Thursday, August 12, 2010

Curtis Amy - a forgotten West Coast saxophonist

Curtis Amy - a forgotten West Coast saxophonist ( English) Curtis Amy - een vergeten West Coast saxofonist (Nederlands)

The gentlemen with the chapeau: A Texas-to-LA tenorist ........
Hans Koert

One of those forgotten saxophone players from the second half of the XXth century is Curtis Amy. I became interested in him, when I heard (and saw) some fragments of his band at some old TV fragments from the 1963 Frankly Jazz program. Although the quality of the film is rather moderated I love to share it with you, because of the great music.

Cover of the Pacific album Katanga! ( 1963)

Born in Houston, October 1929 he learned to play the clarinet when he was a kid. When he was in the army he took the tenor saxophone. He studied at the Kentucky State College. He started to record when he had moved to Los Angeles in the mid 1950s, although his first recording dates from the late 1940s, when he still lived in Houston, where he accompanied vocalist Hubert Robinson with his septet.

Dupree Bolton, an obscure trumpet player in Curtis Amy's sextet

His first west coast recording was in the band of
Dizzy Gillespie november 1955. The first records under his own name were for Pacific Jazz with Paul Bryant. He made, all together, six albums for Pacific between 1960 and 1963 and they all seem no longer available on CD. I found some great film fragments from the Frankly Jazz program, entitled The Curtis Amy Sextet, host Frank Evans. The quality of the moving image is not very good, but the music is great.
The TV program dates from 1962, the books say, and Frank refers to Curtis' album album Katanga, but as this was recorded February 1963 the program must have been a year later. Well never mind - the music is great. The musicians are: Dupree Bolton on trumpet, also such a complete forgotten and mysterious musician, that deserves more recognition; Curtis Amy on tenor sax; Charles Coker on piano; Holland Ray Crawford on the guitar ( he's at his best here); Victor Gaskin on bass and drummer Ronald Selico.
The complete Frankly Jazz programs were half an hour and it was one of the regular local Californian jazz programs scheduled in the early 1960s, like the Jazz Scene hosted by Steve Allen; Ralph Gleason's Jazz Casuals and Jazz On Stage. - the four fragments are all taken from the original program, but the compiler starts each fragment with the same intro of the program.
The first tune presented is Summertime.

Curtis Amy had this tune on his regular repertoire - it is recorded during a live recording at the Hermosa Beach Lighthouse with his Sextet, recorded for Pacific for the album Tippin' on Through. He recorded it too as a member of the Onzy Matthews Orchestra that accompanies vocalist Lou Rawls ( July 1963).
Album of the Philadelphia Recordings (1976-1981) by Lou Rawls featuring Curtis Amy.

Next tune is Katanga.

Curtis recorded this tune for his album Katanga February 1963 with some other members in his sextet, like Jack Wilson at the piano ( Curtis Amy would play in Jack Wilson's Quartet a year later) and Doug Sides on drums.

f.l.t.r.: Kirk Lightsey - Giorgios Antoniou - Roberta Gambarini - Douglas Sides ( Porgy en Bess Jazz Club - Terneuzen ( The Netherlands)(October 2007) ( photo courtesy: Hans Koert)

A few years ago I heard Doug Sides at the drums at a concert with Roberta Gambarini and her quartet in Porgy en Bess Jazz club Terneuzen ( in the south west part of The Netherlands) October 2007.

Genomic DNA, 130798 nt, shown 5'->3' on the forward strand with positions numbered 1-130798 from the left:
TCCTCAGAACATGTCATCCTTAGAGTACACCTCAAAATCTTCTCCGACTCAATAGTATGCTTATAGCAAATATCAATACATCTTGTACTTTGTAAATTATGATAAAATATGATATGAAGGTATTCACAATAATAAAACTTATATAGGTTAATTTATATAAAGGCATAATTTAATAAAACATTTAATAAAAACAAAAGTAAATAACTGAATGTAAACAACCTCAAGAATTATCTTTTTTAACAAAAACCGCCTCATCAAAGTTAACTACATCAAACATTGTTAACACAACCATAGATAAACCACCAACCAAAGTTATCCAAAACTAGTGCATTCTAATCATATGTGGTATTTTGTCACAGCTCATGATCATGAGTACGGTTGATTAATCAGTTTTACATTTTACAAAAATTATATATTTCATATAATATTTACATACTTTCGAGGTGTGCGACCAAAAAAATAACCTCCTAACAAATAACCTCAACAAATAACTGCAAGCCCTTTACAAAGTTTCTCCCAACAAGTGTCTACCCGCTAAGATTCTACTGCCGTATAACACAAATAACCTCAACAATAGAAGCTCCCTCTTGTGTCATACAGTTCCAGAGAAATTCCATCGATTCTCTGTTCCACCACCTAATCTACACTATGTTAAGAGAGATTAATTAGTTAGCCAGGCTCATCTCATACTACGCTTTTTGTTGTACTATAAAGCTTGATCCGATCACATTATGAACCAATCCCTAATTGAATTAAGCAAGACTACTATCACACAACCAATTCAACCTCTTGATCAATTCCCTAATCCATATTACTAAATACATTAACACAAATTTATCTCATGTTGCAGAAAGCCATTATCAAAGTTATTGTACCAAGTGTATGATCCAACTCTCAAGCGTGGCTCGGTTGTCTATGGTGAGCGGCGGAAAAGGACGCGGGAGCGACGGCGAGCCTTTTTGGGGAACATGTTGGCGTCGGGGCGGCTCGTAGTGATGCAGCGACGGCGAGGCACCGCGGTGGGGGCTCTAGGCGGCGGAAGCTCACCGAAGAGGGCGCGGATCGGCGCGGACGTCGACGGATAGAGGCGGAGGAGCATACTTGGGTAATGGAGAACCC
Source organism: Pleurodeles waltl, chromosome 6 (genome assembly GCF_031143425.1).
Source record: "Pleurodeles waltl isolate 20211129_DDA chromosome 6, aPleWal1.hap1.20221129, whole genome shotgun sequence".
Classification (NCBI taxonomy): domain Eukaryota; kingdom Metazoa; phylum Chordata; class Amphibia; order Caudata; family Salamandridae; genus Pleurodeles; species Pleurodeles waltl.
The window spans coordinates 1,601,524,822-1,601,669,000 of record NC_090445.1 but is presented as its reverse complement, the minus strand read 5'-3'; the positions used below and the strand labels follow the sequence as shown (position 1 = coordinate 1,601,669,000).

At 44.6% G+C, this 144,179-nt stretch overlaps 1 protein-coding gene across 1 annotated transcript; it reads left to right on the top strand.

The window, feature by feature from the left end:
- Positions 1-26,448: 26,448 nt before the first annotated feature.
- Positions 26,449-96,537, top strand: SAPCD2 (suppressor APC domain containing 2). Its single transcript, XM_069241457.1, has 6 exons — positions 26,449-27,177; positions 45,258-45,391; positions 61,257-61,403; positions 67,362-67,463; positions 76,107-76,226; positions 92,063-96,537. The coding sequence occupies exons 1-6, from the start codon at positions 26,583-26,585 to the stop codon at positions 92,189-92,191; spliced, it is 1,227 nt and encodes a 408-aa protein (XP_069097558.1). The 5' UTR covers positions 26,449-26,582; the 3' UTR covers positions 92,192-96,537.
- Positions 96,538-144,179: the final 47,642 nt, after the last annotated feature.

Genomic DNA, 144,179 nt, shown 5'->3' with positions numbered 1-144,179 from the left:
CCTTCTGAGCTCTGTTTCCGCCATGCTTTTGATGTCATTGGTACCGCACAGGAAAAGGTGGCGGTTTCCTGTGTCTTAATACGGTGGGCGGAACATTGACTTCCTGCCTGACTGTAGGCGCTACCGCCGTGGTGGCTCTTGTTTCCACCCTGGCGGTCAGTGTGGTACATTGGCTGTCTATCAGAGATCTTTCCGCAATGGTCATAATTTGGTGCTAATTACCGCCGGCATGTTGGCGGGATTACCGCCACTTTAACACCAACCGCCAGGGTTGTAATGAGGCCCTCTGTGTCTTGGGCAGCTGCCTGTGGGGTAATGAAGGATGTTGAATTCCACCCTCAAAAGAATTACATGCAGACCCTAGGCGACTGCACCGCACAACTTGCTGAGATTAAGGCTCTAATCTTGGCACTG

The next one is

Curtis never wanted to be labeled as a West coast jazz musician, he said in an interview: "Texas Tenor? Well, that description goes back to when I did things like Blues Message. But West Coast saxophonist as in Wardell Grey and Dexter Gordon, Teddy Edwards and Harold Land? I'll go for that. Dexter and I played together in Onzy's band."
The last one is Blues For Amy.

As I warned you, the quality of the films is rather bad, but I hope you enjoyed the music.

Curtis Amy made a career in popular music. He became the leader of the band of Ray Charles and performed in Rhythm and Blues bands like the one of Marvin Gaye and during the 1970s up to the 1990s he wasn't active in the jazz scene. He played as a session musician on pop albums, like Soft Parade by The Doors and Carol King's Tapestry and in numerous popular productions, like films ( Dirty Dancing) and shows with his wife Merry Clayton, a gospel singer ...............until June 1994, when he recorded an album for Fresh Sound entiteld Peace For Love. This album seems to be still available. He passed away in Los Angeles June 2002.

The Frankly Jazz tunes are on the Uptown Dupree Bolton reissue Fireball and Mosaic released a 3CD compilation album entitled Curtis Amy. I hope to hear both albums once.
Hans Koert

Curtis Amy is one of those 1950s west coast saxophone players, original from Texas, who made a career in the film and pop music scene of the US in the bands of Ray Carles, but also performed as a member of the Doors and composer of the film music of Dirty Dancing. Thanks to some old fragments of a long forgotten TV-program you can learn that he was a great saxophone player .... Keep Swinging loves to point to long forgotten jazzmusicians that deserve some recognition. If you don't want to miss it - ask for the free Keep swinging newsletter.

Oscar Aleman Choro Music Flexible Records Hit of the Week-Durium Friends of the Keep Swinging blog Keep Swinging Contributions



Blogger Gerry Yaum said...

Hello I new Dupree Bolton several years ago. Here is that story.

8:33 AM  
Blogger Unknown said...

Thanks for your personal story on Dupree. Its historically important and shows the love and kindness you shared with each other.

10:46 AM  

Post a Comment

<< Home